Understanding Radiotherapy Part 2: How Much Radiation is the Right Amount?
This week’s post will build upon what we learned in our last entry, which reviewed the basics of radiotherapy. I highly recommend reading that post if you have not already, but a very quick summary is that radiotherapy can be thought of as shooting billions of tiny bullets at cancer cells, causing those cancer cells to undergo internal injuries to their DNA, resulting in their death. We also discussed several ways that physicians can make radiotherapy gentler on normal tissues in the body such as the use of fractionation to split the dose into small pieces and precision to concentrate the beam more on tumors and less on surrounding healthy tissue.
A natural question that comes next is: How much radiation should we deliver to the tumor? Since radiation dose is measured in a unit called Gray (abbreviated as Gy), a different way of asking the question is: How many Gray of radiation does it take to treat a tumor successfully? Although it is tempting to think about dosing in the same way we do with drugs, which usually mandates a standard milligram dose with a standard schedule for an adult patient, it turns out that dosing radiation is quite a bit more complicated. Radiation dosing must take into account a number of factors including the goals of the physician, the tumor being treated, the amount of fractionation (splitting the dose) planned, the presence of nearby organs, and whether chemotherapy or immunotherapy is being given at the same time. Suffice it to say that much of the residency training for radiation oncology involves navigating this complex maze of considerations to pick the right dose for the patient sitting in front of you!
In fact, if you walk into a radiation clinic on an arbitrary Wednesday, you are likely to see an incredibly diverse set of doses for the patients being treated that day. You may see:
- Stage I lung cancer: 54 Gy total given over 3 sessions
- Stage III lung cancer: 60 Gy total given over 30 sessions
- Stage I breast cancer: 40 Gy total given over 15 sessions
- Stage IV prostate cancer, spread to the bone: 8 Gy total given over 1 session
It is not easy to wrap one’s mind around these seemingly haphazard numbers, especially since we would not expect five adults to get five different doses and schedules for Tylenol or Penicillin.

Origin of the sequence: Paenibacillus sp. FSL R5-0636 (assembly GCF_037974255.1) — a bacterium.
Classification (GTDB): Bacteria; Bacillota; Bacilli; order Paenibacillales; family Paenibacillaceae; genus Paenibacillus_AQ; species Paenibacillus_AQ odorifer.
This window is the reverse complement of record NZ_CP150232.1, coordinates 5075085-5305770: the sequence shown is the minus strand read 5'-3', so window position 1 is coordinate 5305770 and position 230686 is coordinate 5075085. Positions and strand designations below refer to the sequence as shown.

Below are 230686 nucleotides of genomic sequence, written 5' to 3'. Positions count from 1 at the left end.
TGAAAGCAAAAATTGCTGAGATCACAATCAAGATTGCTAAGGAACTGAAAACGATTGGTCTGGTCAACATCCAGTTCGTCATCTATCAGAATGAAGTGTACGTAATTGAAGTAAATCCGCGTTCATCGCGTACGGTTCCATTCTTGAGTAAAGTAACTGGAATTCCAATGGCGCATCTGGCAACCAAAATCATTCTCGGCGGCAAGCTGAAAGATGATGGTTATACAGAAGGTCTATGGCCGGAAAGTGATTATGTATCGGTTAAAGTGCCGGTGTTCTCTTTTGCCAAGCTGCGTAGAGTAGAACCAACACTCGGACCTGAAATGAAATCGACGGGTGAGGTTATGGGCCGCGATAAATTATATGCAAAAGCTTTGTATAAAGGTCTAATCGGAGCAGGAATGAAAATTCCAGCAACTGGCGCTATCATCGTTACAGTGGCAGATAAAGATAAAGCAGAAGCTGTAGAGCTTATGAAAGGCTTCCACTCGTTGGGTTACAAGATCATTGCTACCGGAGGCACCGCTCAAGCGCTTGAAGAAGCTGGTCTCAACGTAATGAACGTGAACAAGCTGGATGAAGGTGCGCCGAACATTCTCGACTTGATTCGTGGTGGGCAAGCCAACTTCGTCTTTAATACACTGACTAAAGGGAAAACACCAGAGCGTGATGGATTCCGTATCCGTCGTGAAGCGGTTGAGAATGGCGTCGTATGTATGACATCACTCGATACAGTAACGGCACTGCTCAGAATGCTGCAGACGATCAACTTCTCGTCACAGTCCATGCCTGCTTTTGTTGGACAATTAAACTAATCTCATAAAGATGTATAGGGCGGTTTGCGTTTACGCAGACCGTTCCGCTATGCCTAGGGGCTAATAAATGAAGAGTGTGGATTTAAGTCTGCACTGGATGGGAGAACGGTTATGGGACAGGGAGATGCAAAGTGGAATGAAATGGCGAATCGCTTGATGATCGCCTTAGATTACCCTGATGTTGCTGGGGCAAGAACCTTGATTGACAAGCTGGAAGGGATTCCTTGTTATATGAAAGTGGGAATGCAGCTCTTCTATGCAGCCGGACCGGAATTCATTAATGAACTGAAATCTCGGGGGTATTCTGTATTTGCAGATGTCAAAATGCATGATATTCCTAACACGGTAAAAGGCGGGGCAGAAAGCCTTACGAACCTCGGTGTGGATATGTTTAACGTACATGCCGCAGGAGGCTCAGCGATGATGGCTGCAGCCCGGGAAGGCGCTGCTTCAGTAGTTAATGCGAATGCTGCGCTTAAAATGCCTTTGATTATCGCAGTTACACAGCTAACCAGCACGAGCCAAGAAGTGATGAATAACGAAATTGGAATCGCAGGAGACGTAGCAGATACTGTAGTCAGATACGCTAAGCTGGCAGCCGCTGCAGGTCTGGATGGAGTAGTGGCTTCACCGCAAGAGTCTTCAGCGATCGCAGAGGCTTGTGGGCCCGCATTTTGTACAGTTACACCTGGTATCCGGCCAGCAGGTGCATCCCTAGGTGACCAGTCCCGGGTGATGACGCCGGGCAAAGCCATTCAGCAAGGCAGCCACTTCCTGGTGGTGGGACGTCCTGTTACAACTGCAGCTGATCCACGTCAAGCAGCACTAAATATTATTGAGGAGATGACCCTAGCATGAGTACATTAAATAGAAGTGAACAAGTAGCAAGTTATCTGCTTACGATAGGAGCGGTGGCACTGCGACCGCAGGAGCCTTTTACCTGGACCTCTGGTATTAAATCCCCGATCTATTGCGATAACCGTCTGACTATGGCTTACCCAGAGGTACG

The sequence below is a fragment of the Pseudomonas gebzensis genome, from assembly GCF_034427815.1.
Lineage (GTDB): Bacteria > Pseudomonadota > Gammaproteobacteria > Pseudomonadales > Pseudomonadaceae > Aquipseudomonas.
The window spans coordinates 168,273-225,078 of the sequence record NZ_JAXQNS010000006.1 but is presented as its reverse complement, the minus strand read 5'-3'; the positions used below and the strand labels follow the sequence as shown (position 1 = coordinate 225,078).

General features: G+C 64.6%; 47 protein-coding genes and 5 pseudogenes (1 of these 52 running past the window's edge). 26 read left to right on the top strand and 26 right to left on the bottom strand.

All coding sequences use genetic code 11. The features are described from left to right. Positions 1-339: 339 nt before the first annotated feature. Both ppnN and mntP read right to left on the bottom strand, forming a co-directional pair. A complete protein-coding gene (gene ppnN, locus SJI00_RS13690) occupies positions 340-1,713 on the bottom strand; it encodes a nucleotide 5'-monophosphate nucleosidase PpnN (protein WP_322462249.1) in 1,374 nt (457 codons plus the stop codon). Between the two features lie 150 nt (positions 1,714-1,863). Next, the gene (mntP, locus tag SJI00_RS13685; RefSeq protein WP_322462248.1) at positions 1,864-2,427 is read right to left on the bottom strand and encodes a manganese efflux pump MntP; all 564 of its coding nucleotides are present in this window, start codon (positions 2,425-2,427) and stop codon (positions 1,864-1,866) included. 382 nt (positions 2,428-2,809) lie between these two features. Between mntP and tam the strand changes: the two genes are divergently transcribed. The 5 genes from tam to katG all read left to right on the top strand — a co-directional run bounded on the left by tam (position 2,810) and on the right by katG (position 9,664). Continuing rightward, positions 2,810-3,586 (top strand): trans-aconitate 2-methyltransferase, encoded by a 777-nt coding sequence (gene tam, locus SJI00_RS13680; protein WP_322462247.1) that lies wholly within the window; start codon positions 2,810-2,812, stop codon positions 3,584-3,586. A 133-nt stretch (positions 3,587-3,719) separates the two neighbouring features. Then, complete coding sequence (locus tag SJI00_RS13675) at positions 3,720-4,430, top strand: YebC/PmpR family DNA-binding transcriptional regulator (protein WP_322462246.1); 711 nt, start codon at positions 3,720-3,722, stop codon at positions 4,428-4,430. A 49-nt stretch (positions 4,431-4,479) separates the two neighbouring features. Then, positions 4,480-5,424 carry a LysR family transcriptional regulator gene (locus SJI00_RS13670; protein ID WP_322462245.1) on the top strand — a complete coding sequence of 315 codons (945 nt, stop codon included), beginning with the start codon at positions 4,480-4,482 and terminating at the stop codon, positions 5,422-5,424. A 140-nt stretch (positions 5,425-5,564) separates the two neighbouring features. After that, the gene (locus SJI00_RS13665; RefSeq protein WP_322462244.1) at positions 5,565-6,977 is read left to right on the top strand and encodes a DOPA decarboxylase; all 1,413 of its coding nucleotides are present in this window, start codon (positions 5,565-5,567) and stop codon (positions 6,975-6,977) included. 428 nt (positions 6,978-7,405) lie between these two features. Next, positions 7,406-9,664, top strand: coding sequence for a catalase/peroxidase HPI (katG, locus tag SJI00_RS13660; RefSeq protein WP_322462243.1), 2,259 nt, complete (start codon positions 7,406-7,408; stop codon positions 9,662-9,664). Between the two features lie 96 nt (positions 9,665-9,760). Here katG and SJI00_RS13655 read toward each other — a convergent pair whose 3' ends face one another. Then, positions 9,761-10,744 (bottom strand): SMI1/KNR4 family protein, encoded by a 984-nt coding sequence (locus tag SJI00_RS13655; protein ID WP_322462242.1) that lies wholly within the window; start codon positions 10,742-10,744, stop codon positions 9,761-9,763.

How do radiation oncologists make sense of these numbers? First, it is important to note that both the total dose and the dose-per-fraction influence the overall intensity of the treatment. In fact, there is a formula that takes these two factors and computes a single number that quantifies the overall strength of the treatment. For instance, this formula predicts that for breast cancer, giving 45 Gy over 25 sessions is about equal to giving 40 Gy over 15 sessions. In other words, even if radiation clinic A uses the first combination of dose and session number while radiation clinic B uses the second combination, the overall effect of the treatment on the cancer is the same in both cases.
Once we convert our dose/fraction combination into an “overall effect” value, the next way to aid our understanding of radiation doses is to divide the range of those values into three tiers: “Definitive,” “Adjuvant,” and “Palliative.” Definitive radiotherapy represents the top of the range and refers to the clinical situation where the physician is seeking to get rid of the tumor for good. The general principle for definitive radiotherapy is to give as much radiation as it takes to maximize the probability of killing every last cancer cell in that tumor. This typically requires either a high total dose, a high fraction size, or both. Sometimes a definitive treatment requires going up to the limit of what the normal tissues around the tumor can handle, which can make for a long treatment with more side effects. If you have a family member or friend who underwent definitive radiotherapy for prostate cancer, you may have learned that the treatment required 7 or 8 weeks of daily therapy. Thankfully, as we mentioned in a prior post, a general trend has been to use precision technology to give more dose per session safely, which means that even definitive radiotherapy courses are moving toward shorter commitments of time.
The second category, called “adjuvant,” represents the middle range of treatment intensity. This word comes from Latin and means “to help.” This label refers to the fact that radiation is used in these cases to help another therapy, which is usually surgery. The idea here is that surgery may remove a visible tumor, but that roots and stray cancer cells can be left behind. A middle intensity of radiation is quite effective at clearing out these leftovers after many cancer surgeries. The most common example of this is in early-stage breast cancer, where a surgeon removes the lump of cancer and a medium dose of radiation is delivered to the remaining breast tissue to clear any leftover cancer cells. You can take or leave these analogies, but many of my patients used words like “fumigating” or “sterilizing” after the surgery to help them understand what adjuvant radiotherapy was doing.